Chevron Corporation (CVX): Like other energy firms, this San Ramon, Calif.-based oil and natural gas giant has been hit hard since commodity prices tumbled last summer. But its stock has bounced back strong since the March 9 low, and three of my Guru Strategies -- those I base on the writings of Peter Lynch, Kenneth Fisher, and James O'Shaughnessy -- think it has a lot more room to grow. Chevron, which does business in more than a hundred countries and has a market cap of more than $136.5 billion, also goes beyond the oil and gas arena. The firm has invested more than $2 billion in alternative and renewable energy technologies (including solar, geothermal, and hydrogen power) and energy efficiency services since 2002, and expects that figure to grow to more than $4.5 billion by 2009.

To find out why Chevron gets high ratings from my strategies, scroll down to the "Detailed Stock Analysis" section below.

Cintas Corporation (CTAS): Serving about 800,000 businesses, this Cincinnati-based firm is a leading supplier of corporate uniforms, and also provides a variety of ancillary business products and services. While some of its offerings are sensitive to economic shifts, others (restroom supplies, first aid products, flame-resistant clothing) come with steadier demand. The $3.7-billion-market-cap firm gets approval from both my Benjamin Graham- and James O'Shaughnessy-based strategies. To see why, check the "Detailed Stock Analysis" section below.

Deckers Outdoor Corporation (DECK): This footwear firm owns such popular brands as Ugg and Teva. The 36-year-old company is based in Goleta, Calif., and also operates in China, Macau and the U.K. It sells its products to domestic retailers and international distributors, and through its websites, catalogs and retail outlet stores. Deckers has a market cap of $655 million and has taken in more than $725 million in sales in the past 12 months.

Deckers gets approval from both my Peter Lynch- and Benjamin Graham-based models. Find out why in the "Detailed Stock Analysis" section below.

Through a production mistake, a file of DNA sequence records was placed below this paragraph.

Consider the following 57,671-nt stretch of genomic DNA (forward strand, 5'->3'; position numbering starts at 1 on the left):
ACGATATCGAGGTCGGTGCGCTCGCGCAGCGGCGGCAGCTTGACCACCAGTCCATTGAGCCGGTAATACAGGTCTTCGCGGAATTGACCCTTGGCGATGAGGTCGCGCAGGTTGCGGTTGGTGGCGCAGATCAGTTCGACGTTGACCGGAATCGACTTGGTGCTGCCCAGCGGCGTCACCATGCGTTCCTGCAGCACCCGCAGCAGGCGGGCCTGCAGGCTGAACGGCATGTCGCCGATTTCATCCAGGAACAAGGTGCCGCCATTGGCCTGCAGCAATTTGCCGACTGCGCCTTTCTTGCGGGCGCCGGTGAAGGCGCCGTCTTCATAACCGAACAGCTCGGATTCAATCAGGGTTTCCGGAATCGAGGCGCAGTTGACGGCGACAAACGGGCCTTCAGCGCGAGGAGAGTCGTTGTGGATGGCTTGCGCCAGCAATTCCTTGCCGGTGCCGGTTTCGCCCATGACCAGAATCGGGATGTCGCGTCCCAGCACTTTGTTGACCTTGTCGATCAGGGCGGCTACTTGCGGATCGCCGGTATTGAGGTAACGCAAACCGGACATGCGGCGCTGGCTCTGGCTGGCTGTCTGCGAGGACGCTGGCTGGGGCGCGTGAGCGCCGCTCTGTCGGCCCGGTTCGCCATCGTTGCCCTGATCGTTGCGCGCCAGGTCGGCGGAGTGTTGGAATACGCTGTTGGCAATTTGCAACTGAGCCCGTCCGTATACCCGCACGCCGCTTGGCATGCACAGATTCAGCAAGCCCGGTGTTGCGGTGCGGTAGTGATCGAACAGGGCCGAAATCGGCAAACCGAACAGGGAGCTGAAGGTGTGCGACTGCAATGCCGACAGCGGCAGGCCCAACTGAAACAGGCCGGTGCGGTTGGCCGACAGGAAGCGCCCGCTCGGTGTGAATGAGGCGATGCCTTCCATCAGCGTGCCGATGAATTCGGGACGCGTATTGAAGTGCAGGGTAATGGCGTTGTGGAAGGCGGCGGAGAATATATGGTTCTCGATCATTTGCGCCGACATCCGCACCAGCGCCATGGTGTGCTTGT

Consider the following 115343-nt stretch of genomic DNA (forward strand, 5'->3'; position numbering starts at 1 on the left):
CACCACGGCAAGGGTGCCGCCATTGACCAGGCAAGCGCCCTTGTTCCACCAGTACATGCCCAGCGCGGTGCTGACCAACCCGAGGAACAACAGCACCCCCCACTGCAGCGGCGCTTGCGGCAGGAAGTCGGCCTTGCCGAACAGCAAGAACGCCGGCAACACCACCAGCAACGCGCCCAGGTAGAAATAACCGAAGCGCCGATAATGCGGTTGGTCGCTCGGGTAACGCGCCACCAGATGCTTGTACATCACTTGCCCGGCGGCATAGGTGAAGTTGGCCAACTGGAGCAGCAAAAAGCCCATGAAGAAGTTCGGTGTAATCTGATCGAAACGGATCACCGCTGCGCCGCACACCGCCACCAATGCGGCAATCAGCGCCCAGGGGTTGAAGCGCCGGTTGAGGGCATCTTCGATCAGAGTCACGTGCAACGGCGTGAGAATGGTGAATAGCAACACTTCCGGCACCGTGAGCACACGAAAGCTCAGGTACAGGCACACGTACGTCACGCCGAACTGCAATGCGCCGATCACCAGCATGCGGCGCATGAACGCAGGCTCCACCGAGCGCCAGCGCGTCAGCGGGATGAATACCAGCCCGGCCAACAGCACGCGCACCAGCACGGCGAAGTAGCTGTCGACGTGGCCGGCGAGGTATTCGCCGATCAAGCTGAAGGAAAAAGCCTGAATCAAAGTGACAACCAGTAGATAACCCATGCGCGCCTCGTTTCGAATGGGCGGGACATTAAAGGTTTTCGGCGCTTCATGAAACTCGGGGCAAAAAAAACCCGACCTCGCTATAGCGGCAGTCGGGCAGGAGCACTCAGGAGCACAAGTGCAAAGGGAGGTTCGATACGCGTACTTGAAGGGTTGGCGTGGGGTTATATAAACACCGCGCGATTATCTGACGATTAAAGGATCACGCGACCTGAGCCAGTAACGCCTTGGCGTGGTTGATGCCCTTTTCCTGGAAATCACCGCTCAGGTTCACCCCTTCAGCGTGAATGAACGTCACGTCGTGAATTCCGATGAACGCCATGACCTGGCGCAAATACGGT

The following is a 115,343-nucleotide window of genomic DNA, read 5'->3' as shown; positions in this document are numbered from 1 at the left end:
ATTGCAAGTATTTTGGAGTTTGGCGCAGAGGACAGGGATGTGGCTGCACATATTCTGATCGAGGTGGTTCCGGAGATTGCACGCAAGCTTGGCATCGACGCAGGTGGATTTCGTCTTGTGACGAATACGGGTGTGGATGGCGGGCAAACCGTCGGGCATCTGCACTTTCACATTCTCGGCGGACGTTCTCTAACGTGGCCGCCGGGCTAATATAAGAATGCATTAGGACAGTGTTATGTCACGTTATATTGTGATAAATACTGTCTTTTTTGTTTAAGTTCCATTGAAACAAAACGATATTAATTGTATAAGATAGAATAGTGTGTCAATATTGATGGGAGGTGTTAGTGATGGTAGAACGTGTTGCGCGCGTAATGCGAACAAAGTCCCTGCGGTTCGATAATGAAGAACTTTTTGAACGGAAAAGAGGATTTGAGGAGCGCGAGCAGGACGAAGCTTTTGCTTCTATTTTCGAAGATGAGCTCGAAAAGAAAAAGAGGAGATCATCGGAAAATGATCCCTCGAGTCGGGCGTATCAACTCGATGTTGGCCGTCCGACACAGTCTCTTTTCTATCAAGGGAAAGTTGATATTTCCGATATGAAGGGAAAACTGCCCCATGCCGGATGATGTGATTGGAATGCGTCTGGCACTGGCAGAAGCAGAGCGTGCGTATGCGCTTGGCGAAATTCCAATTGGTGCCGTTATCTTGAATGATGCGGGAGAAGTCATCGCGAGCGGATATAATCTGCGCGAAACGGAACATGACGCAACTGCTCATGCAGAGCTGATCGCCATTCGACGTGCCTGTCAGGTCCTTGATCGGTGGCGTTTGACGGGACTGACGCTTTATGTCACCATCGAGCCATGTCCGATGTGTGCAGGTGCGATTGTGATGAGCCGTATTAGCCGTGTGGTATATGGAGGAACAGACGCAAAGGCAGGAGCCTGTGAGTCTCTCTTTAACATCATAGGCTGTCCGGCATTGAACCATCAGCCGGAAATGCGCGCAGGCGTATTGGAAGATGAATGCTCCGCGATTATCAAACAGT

Lufkin Industries (LUFK): Based in Lufkin, Texas, Lufkin designs, engineers, manufactures, sells, installs and services oil field equipment and power transmission products for energy firms around the world.

Lufkin is a small cap, with a market cap of $577 million, but it has taken in more than $750 million in sales in the past year. It gets approval from my Benjamin Graham-, Peter Lynch-, and Kenneth Fisher-based models. To see why, check out the "Detailed Stock Analysis" section below.

The Dress Barn (DBRN): This New York state-based clothing retailer posted a 70% gain while in the Hot List from Jan. 23 through April 17. It's dipped close to 10% since the portfolio sold it, and my Peter Lynch-, Benjamin Graham-, and Kenneth Fisher-based models think that makes this $815 million small-cap a buy once again.

Dress Barn operates more than 800 stores in 46 states under the "dressbarn" name, as well as close to 700 more stores under the "maurices" name. It specializes in apparel for women age 35 to 55, and, while it's a small-cap, it has taken in almost $1.5 billion in sales over the past 12 months. To find out why my models like the stock, see the "Detailed Stock Analysis" section below.

NetEase.com, Inc. (NTES): Based in Beijing, NetEase is one of China's leading Internet and online gaming service providers. It has a market cap of almost $4 billion. The firm has increased earnings in seven straight years, and grew sales in every quarter of 2008.

NetEase's stock has been on fire this year. After declining for the first half of January, it started on a run that has taken it 80% higher, with much of the gains coming after it announced excellent first-quarter earnings in late February. My Momentum Investor strategy thinks it can keep it up. To see why, scroll down to the "Detailed Stock Analysis" section below.

News about Validea Hot List Stocks

Chevron Corp. (CVX): On May 1, Chevron announced first-quarter net income of $1.84 billion, or 92 cents per share, down from $5.17 billion, or $2.48 per share, in the year-ago quarter due largely to the lower price of oil, the Associated Press reported. Total revenue fell 45 percent to $36.1 billion. Worldwide production rose about 2 percent from a year ago, however, in part because of the 2008 startup of deepwater projects in Nigeria and the U.S. Gulf of Mexico, AP stated. Chevron expects to up production by 4 percent this year as it develops new projects, according to AP.

Lufkin Industries (LUFK): On May 7, Lufkin declared a second quarter cash dividend of $0.25 per share on its common stock. The dividend, equal to that paid in each of the past five quarters, will be paid on June 10, to shareholders of record on June 1.

The Next Issue

In two weeks, we will publish another issue of the Hot List, at which time we will take a closer look at the Guru Strategy I base on the approach of the great Warren Buffett. If you have any questions, please feel free to contact us at hotlist@validea.com.